Same Old Story in Houston Ratings


KTRK (Channel 13) led the English-language stations in newscast time slots for households and at 10 p.m. for adults 25-54, and Spanish-language behemoth KXLN (Channel 45) beat them all.

If numbers make your eyes blur, you can stop now. What you’ve read is the gist of what’s to come.

According to a release from the Univision station, Channel 45 just edged Channel 13 in adults 25-54 for its late newscast with a 3.7 rating in the demo to 3.6 for Channel 13. Both were light years ahead of the competition: KHOU (Channel 11) at 2.1, KPRC (Channel 2) at 1.8 and KRIV (Channel 26) at 1.7. Channel 45’s lead among adults 18-49 was 3.3 to 2.5 for Channel 13, with 11 and 2 tied at 1.5 and 26 at 1.4.

Channel 45 generally skews young, so Univision also touts its lead among adults 18-34. For the 10 p.m. or 9 p.m. newscasts, its 3.0 rating leads 13 and 26 at 1.2, 11 at 0.9 and 2 at 0.7.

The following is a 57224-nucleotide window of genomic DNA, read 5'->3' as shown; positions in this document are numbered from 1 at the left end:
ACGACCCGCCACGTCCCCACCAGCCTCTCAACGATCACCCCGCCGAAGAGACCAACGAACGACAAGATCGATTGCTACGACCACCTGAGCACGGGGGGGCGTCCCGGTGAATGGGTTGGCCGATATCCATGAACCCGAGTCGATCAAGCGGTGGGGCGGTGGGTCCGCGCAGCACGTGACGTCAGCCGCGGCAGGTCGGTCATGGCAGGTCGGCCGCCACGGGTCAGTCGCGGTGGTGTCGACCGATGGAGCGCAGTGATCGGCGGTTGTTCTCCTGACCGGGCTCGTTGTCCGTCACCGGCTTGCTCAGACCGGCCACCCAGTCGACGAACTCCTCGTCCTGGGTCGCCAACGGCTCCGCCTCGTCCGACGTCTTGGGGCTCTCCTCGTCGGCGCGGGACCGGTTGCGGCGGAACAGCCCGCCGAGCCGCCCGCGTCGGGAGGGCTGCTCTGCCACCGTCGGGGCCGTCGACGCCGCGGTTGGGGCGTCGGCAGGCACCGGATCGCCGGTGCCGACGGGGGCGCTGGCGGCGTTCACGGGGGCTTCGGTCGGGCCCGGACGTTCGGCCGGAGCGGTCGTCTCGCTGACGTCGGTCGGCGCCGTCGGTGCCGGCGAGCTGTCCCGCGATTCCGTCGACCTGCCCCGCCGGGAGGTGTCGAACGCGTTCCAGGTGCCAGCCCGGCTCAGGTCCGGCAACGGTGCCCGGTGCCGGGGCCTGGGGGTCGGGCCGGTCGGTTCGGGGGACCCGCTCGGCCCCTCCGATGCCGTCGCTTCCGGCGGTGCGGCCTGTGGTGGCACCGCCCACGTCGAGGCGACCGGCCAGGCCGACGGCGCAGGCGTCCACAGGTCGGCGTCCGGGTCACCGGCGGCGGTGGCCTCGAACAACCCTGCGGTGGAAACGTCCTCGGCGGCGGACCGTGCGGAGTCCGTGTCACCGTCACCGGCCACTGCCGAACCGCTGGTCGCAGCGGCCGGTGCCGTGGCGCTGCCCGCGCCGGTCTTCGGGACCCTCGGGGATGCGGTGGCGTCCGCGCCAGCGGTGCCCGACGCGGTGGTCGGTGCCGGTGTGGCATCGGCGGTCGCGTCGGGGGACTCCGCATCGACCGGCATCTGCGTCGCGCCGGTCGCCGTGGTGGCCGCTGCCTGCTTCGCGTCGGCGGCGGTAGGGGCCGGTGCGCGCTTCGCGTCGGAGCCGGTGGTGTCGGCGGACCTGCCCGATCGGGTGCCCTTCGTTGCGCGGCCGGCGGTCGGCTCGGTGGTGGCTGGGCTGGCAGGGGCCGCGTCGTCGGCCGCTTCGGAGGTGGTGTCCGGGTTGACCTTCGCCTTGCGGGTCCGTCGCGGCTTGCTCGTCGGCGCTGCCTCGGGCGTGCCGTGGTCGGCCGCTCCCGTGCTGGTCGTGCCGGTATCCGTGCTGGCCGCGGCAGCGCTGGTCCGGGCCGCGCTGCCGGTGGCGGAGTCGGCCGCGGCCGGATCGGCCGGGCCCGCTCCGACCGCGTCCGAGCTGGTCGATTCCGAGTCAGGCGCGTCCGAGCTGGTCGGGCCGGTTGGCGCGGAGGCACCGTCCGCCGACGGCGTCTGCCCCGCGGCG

Univision’s early news is at 5 p.m., so its demo figures compare that broadcast rather than the traditional 6 p.m. English-language newscasts. But it wins that race, too, with a 2.1 rating among adults 25-54 to 1.4 for 13, 1.2 for Channel 2, 1.0 for Channel 11 and 0.7 for Channel 26. The pecking order is more or less the same among adults 18-49, In adults 18-34, Channels 11 and 26 are tied for second, with Channel 13 in fourth.

As for prime time, Channel 45 led all the English-language stations in adults 25-54, 18-49 and 18-34. In adults 25-54, Channel 13 was second with a 2.7 rating to Channel 45’s 4.1, followed by Channel 26 at 2.5, Channel 11 at 2.4 and Channel 2 at 1.9. Channel 26 was second in 18-49 at 2.0 to Channel 45’s 4.3, with 13 and 11 tied for third at 1.8 and Channel 2 at 1.4. Amazingly, Channel 45’s 4.5 prime time rating among adults 18-34 beat 26, 13 and 11 combined; toss in Channel 2, and the English stations combined for a 4.8 rating in that demo. Pretty astonishing.

The demos are used for advertising sales, which means they tend to overshadow the household numbers to which we’ve become accustomed to citing over the years. Nonetheless, I still like to cite households to give the broadest possible look at the market. Also, I’m old; I long ago left the adults 25-54 demo, so I feel duty-bound to cite the one set of data that includes geezers.

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